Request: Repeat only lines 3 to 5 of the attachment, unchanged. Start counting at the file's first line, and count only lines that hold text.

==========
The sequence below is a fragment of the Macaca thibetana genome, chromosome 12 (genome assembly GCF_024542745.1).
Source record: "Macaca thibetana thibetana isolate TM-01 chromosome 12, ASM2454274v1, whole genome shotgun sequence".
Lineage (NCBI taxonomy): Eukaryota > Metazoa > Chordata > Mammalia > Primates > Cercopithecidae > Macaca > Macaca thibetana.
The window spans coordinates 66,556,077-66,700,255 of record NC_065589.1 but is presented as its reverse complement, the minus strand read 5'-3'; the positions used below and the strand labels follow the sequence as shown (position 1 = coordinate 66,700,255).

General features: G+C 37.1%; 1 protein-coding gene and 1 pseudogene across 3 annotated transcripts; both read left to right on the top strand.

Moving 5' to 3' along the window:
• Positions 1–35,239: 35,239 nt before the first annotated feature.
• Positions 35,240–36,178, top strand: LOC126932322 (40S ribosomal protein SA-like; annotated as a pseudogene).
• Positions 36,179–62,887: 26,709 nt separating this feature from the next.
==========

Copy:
Lineage (NCBI taxonomy): Eukaryota > Metazoa > Chordata > Mammalia > Primates > Cercopithecidae > Macaca > Macaca thibetana.
The window spans coordinates 66,556,077-66,700,255 of record NC_065589.1 but is presented as its reverse complement, the minus strand read 5'-3'; the positions used below and the strand labels follow the sequence as shown (position 1 = coordinate 66,700,255).

General features: G+C 37.1%; 1 protein-coding gene and 1 pseudogene across 3 annotated transcripts; both read left to right on the top strand.